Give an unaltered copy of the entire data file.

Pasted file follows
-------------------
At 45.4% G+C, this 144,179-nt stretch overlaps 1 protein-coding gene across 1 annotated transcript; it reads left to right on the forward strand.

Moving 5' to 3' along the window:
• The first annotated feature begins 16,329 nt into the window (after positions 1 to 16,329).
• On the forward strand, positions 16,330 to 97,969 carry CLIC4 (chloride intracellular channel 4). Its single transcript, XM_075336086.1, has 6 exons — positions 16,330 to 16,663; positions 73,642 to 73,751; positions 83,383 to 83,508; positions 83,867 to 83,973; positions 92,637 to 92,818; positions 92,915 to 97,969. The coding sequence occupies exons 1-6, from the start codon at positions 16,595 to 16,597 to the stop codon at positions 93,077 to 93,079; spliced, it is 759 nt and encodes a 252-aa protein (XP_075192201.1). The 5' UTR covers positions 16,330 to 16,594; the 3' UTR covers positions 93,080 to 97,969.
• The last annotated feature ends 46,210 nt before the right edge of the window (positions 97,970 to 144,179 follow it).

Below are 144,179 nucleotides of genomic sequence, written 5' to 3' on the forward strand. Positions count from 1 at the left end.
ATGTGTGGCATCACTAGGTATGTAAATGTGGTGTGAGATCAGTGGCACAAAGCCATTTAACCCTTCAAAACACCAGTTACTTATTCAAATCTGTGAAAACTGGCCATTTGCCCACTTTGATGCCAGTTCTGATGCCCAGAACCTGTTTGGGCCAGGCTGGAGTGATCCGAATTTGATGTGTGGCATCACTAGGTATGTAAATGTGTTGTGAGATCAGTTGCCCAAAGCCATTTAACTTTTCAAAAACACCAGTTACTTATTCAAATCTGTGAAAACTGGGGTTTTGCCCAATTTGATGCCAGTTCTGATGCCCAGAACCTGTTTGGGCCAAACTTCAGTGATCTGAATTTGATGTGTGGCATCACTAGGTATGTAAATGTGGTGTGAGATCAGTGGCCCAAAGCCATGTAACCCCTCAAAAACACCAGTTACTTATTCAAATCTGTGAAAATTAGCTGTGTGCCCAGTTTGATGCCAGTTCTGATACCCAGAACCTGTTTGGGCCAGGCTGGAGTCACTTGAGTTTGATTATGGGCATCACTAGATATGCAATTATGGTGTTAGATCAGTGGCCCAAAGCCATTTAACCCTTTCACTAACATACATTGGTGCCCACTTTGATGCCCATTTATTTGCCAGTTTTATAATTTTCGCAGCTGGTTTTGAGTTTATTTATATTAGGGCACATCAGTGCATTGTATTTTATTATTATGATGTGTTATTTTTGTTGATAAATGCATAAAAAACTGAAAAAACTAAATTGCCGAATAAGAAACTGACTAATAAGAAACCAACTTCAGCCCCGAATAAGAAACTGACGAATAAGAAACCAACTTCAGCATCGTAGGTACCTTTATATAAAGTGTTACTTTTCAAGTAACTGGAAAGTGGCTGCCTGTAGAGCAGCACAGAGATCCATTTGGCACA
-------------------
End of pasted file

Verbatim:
At 45.4% G+C, this 144,179-nt stretch overlaps 1 protein-coding gene across 1 annotated transcript; it reads left to right on the forward strand.

Moving 5' to 3' along the window:
• The first annotated feature begins 16,329 nt into the window (after positions 1 to 16,329).
• On the forward strand, positions 16,330 to 97,969 carry CLIC4 (chloride intracellular channel 4). Its single transcript, XM_075336086.1, has 6 exons — positions 16,330 to 16,663; positions 73,642 to 73,751; positions 83,383 to 83,508; positions 83,867 to 83,973; positions 92,637 to 92,818; positions 92,915 to 97,969. The coding sequence occupies exons 1-6, from the start codon at positions 16,595 to 16,597 to the stop codon at positions 93,077 to 93,079; spliced, it is 759 nt and encodes a 252-aa protein (XP_075192201.1). The 5' UTR covers positions 16,330 to 16,594; the 3' UTR covers positions 93,080 to 97,969.
• The last annotated feature ends 46,210 nt before the right edge of the window (positions 97,970 to 144,179 follow it).

Below are 144,179 nucleotides of genomic sequence, written 5' to 3' on the forward strand. Positions count from 1 at the left end.
ATGTGTGGCATCACTAGGTATGTAAATGTGGTGTGAGATCAGTGGCACAAAGCCATTTAACCCTTCAAAACACCAGTTACTTATTCAAATCTGTGAAAACTGGCCATTTGCCCACTTTGATGCCAGTTCTGATGCCCAGAACCTGTTTGGGCCAGGCTGGAGTGATCCGAATTTGATGTGTGGCATCACTAGGTATGTAAATGTGTTGTGAGATCAGTTGCCCAAAGCCATTTAACTTTTCAAAAACACCAGTTACTTATTCAAATCTGTGAAAACTGGGGTTTTGCCCAATTTGATGCCAGTTCTGATGCCCAGAACCTGTTTGGGCCAAACTTCAGTGATCTGAATTTGATGTGTGGCATCACTAGGTATGTAAATGTGGTGTGAGATCAGTGGCCCAAAGCCATGTAACCCCTCAAAAACACCAGTTACTTATTCAAATCTGTGAAAATTAGCTGTGTGCCCAGTTTGATGCCAGTTCTGATACCCAGAACCTGTTTGGGCCAGGCTGGAGTCACTTGAGTTTGATTATGGGCATCACTAGATATGCAATTATGGTGTTAGATCAGTGGCCCAAAGCCATTTAACCCTTTCACTAACATACATTGGTGCCCACTTTGATGCCCATTTATTTGCCAGTTTTATAATTTTCGCAGCTGGTTTTGAGTTTATTTATATTAGGGCACATCAGTGCATTGTATTTTATTATTATGATGTGTTATTTTTGTTGATAAATGCATAAAAAACTGAAAAAACTAAATTGCCGAATAAGAAACTGACTAATAAGAAACCAACTTCAGCCCCGAATAAGAAACTGACGAATAAGAAACCAACTTCAGCATCGTAGGTACCTTTATATAAAGTGTTACTTTTCAAGTAACTGGAAAGTGGCTGCCTGTAGAGCAGCACAGAGATCCATTTGGCACA